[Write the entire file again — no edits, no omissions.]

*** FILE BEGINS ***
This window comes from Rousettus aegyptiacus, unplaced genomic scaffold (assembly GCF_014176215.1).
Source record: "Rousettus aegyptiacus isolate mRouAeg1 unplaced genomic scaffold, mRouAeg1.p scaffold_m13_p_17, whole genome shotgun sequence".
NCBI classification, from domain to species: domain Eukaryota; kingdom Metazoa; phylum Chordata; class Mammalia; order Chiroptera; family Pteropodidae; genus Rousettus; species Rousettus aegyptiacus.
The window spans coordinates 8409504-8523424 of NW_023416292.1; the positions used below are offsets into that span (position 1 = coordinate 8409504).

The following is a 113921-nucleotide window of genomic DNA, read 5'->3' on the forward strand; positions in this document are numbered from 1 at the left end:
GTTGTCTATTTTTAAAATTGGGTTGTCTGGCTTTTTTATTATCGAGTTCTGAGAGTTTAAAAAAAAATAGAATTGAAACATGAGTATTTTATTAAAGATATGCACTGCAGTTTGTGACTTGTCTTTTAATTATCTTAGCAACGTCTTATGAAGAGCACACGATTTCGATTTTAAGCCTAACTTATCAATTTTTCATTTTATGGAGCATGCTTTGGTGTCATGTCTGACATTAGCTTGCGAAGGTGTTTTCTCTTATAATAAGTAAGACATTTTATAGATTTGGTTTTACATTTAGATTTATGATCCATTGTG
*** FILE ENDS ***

This window comes from Rousettus aegyptiacus, unplaced genomic scaffold (assembly GCF_014176215.1).
Source record: "Rousettus aegyptiacus isolate mRouAeg1 unplaced genomic scaffold, mRouAeg1.p scaffold_m13_p_17, whole genome shotgun sequence".
NCBI classification, from domain to species: domain Eukaryota; kingdom Metazoa; phylum Chordata; class Mammalia; order Chiroptera; family Pteropodidae; genus Rousettus; species Rousettus aegyptiacus.
The window spans coordinates 8409504-8523424 of NW_023416292.1; the positions used below are offsets into that span (position 1 = coordinate 8409504).

The following is a 113921-nucleotide window of genomic DNA, read 5'->3' on the forward strand; positions in this document are numbered from 1 at the left end:
GTTGTCTATTTTTAAAATTGGGTTGTCTGGCTTTTTTATTATCGAGTTCTGAGAGTTTAAAAAAAAATAGAATTGAAACATGAGTATTTTATTAAAGATATGCACTGCAGTTTGTGACTTGTCTTTTAATTATCTTAGCAACGTCTTATGAAGAGCACACGATTTCGATTTTAAGCCTAACTTATCAATTTTTCATTTTATGGAGCATGCTTTGGTGTCATGTCTGACATTAGCTTGCGAAGGTGTTTTCTCTTATAATAAGTAAGACATTTTATAGATTTGGTTTTACATTTAGATTTATGATCCATTGTG